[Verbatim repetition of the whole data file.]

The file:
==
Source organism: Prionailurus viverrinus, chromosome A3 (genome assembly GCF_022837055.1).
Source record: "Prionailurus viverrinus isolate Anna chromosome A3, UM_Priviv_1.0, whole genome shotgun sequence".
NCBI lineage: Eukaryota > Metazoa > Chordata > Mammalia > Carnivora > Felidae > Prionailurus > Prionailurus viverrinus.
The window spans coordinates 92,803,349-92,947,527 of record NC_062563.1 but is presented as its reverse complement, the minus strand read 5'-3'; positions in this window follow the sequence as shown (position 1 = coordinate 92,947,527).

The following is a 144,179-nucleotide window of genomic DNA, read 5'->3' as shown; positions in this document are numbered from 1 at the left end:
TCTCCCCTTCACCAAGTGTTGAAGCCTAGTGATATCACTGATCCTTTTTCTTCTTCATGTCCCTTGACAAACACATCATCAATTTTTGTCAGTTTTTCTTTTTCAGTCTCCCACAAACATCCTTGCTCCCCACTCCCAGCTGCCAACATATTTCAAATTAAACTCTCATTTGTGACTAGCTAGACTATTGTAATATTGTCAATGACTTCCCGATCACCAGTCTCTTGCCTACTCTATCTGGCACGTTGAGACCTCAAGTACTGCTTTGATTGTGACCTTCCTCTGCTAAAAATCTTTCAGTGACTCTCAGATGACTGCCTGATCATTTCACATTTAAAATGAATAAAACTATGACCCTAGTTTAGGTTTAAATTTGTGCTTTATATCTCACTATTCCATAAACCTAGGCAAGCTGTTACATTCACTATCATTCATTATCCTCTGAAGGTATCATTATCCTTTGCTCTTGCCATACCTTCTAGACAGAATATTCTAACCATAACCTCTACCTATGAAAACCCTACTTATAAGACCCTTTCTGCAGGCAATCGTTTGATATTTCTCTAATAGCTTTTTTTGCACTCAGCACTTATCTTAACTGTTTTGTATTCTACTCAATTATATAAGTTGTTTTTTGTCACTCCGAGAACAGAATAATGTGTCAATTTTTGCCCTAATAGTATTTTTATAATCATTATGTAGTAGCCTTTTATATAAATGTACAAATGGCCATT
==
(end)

Source organism: Prionailurus viverrinus, chromosome A3 (genome assembly GCF_022837055.1).
Source record: "Prionailurus viverrinus isolate Anna chromosome A3, UM_Priviv_1.0, whole genome shotgun sequence".
NCBI lineage: Eukaryota > Metazoa > Chordata > Mammalia > Carnivora > Felidae > Prionailurus > Prionailurus viverrinus.
The window spans coordinates 92,803,349-92,947,527 of record NC_062563.1 but is presented as its reverse complement, the minus strand read 5'-3'; positions in this window follow the sequence as shown (position 1 = coordinate 92,947,527).

The following is a 144,179-nucleotide window of genomic DNA, read 5'->3' as shown; positions in this document are numbered from 1 at the left end:
TCTCCCCTTCACCAAGTGTTGAAGCCTAGTGATATCACTGATCCTTTTTCTTCTTCATGTCCCTTGACAAACACATCATCAATTTTTGTCAGTTTTTCTTTTTCAGTCTCCCACAAACATCCTTGCTCCCCACTCCCAGCTGCCAACATATTTCAAATTAAACTCTCATTTGTGACTAGCTAGACTATTGTAATATTGTCAATGACTTCCCGATCACCAGTCTCTTGCCTACTCTATCTGGCACGTTGAGACCTCAAGTACTGCTTTGATTGTGACCTTCCTCTGCTAAAAATCTTTCAGTGACTCTCAGATGACTGCCTGATCATTTCACATTTAAAATGAATAAAACTATGACCCTAGTTTAGGTTTAAATTTGTGCTTTATATCTCACTATTCCATAAACCTAGGCAAGCTGTTACATTCACTATCATTCATTATCCTCTGAAGGTATCATTATCCTTTGCTCTTGCCATACCTTCTAGACAGAATATTCTAACCATAACCTCTACCTATGAAAACCCTACTTATAAGACCCTTTCTGCAGGCAATCGTTTGATATTTCTCTAATAGCTTTTTTTGCACTCAGCACTTATCTTAACTGTTTTGTATTCTACTCAATTATATAAGTTGTTTTTTGTCACTCCGAGAACAGAATAATGTGTCAATTTTTGCCCTAATAGTATTTTTATAATCATTATGTAGTAGCCTTTTATATAAATGTACAAATGGCCATT